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semi-Dirac, semi-Weyl semi-Half Metals in Oxide Nanostructures

Warren E. Picket (UCDavis, USA)
Tue, 17/07/2012 - 12:00pm to 1:00pm
S13-M01-11 (Physics Conference Room)
Event Type: 


The subjects of graphene science, oxide nanostructures, and the topological nature of materials comprise three of the most active topics in materials physics at this time.  After working on oxide polar interfaces (LAO/STO) for some time, we asked whether non-polar interfaces between oxides held the possibility for surprises.  Studying VO2/TiO2 multilayers, we discovered computationally a new type of 2D point 'Fermi surface' system: linear (Weyl) dispersion in one direction, quadratic (Dirac) dispersion in the perpendicular direction.  Such a system, which we dubbed semi-Dirac for simplicity, lies midway between graphene and conventional zero-gap semiconductors in many respects.  Unlike both, however, it displays extreme anisotropy in its electronic structure and and low-energy propeties. Alas, unlike the poit of essence in graphene, this point is non-topological.  Our studies will be reviewed in this talk.

Speaker's bio:

Warren Pickett obtained his B.S. (Physics, Math) and M.S. (Physics) degrees at Wichita State University before going to SUNY-Stony Brook, New York to complete his PhD in theoretical condensed matter physics in 1975. He had postdoctoral research appointments at the University of Bristol, England, at UC Berkeley, and at Northwestern University, where his research centered on the electronic structure of crystalline metals and semiconductors, on semiconductor interfaces, and on superconductivity. In 1979 he accepted a research scientist position at the Naval Research Laboratory in Washington DC. Early in his years at NRL, Warren increased his activity in large scale calculations of the properties of condensed phases, using the NRL ASC supercomputer and early Cray machines (Boeing) to carry out a study of, for example, the heavy fermion superconductor UBe13, which has 28 atoms in the unit cell.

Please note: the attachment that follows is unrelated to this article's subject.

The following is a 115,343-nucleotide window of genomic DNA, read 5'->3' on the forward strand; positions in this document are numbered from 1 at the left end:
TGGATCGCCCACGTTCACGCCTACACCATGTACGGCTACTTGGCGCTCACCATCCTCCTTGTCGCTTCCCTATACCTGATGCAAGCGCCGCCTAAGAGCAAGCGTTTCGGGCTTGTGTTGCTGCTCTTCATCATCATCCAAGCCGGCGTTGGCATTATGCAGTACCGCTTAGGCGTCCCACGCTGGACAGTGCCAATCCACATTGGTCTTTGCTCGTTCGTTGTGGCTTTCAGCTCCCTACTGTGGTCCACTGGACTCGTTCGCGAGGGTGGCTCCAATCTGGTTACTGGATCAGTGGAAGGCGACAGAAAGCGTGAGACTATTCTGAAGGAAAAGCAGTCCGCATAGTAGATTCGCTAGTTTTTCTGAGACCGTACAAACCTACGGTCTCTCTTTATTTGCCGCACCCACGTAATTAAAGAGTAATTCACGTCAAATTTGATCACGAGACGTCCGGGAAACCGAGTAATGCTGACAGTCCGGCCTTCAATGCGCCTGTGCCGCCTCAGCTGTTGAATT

He was elected Fellow of the American Physical Society in 1989, and shared 2nd Prize in the IBM Supercomputing Competition in 1990. At NRL Pickett was awarded the E. O. Hulburt Award in 1990 and the Sigma Xi Technical Achievement Award in Pure Science in 1993. He was appointed Senior Scientist at NRL in 1992. He received Alan Berman Research Publication Awards at NRL in 1983, 1998,1989, and 1992. In 1997 Warren took a professorship in physics at UC Davis, where he is a participant in an interdisciplinary program in nanophases as well as working in condensed matter physics research programs. Warren Pickett has served on the editorial board of the Journal of Superconductivity since its foundation in 1989, and on the editorial board of Chemical Design Automation News from 1993-1998. He was a member of the Council of the American Physical Society from 1996-1999. In 2001 he became Editor of the Journal of the Physics and Chemistry of Solids, published by Elsevier Press.

His research focusses on moving toward a first principles description of the properties of complex crystalline materials, and he has begun collaborations with solid state chemists and chemical engineers as well as solid state theorists and experimentalists. Recently his interest in materials has expanded to include magnetic materials that become superconducting, ferroelectric insulators that become ferromagnetic, and more generally novel magnetic and superconducting compounds that are of interest to both condensed matter physicists, solid state
chemists, and materials scientists. He has over 275 publications in the primary scientific literature, and has active collaborations in Europe, Asia, South America, and across the USA.


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